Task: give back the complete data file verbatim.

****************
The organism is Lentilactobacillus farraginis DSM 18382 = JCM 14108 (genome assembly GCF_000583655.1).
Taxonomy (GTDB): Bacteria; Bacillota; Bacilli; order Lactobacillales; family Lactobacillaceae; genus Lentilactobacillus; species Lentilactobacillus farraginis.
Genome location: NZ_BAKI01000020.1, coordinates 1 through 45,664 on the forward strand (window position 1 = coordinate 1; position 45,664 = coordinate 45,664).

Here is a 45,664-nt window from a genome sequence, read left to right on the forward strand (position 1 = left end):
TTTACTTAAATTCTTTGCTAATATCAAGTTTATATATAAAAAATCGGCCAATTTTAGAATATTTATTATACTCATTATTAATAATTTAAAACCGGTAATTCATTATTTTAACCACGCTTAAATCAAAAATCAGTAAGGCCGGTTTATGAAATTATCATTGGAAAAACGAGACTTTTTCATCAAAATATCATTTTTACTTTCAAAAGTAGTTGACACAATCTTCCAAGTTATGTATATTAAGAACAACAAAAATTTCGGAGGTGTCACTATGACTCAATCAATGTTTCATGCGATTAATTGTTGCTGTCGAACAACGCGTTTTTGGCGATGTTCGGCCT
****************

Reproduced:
The organism is Lentilactobacillus farraginis DSM 18382 = JCM 14108 (genome assembly GCF_000583655.1).
Taxonomy (GTDB): Bacteria; Bacillota; Bacilli; order Lactobacillales; family Lactobacillaceae; genus Lentilactobacillus; species Lentilactobacillus farraginis.
Genome location: NZ_BAKI01000020.1, coordinates 1 through 45,664 on the forward strand (window position 1 = coordinate 1; position 45,664 = coordinate 45,664).

Here is a 45,664-nt window from a genome sequence, read left to right on the forward strand (position 1 = left end):
TTTACTTAAATTCTTTGCTAATATCAAGTTTATATATAAAAAATCGGCCAATTTTAGAATATTTATTATACTCATTATTAATAATTTAAAACCGGTAATTCATTATTTTAACCACGCTTAAATCAAAAATCAGTAAGGCCGGTTTATGAAATTATCATTGGAAAAACGAGACTTTTTCATCAAAATATCATTTTTACTTTCAAAAGTAGTTGACACAATCTTCCAAGTTATGTATATTAAGAACAACAAAAATTTCGGAGGTGTCACTATGACTCAATCAATGTTTCATGCGATTAATTGTTGCTGTCGAACAACGCGTTTTTGGCGATGTTCGGCCT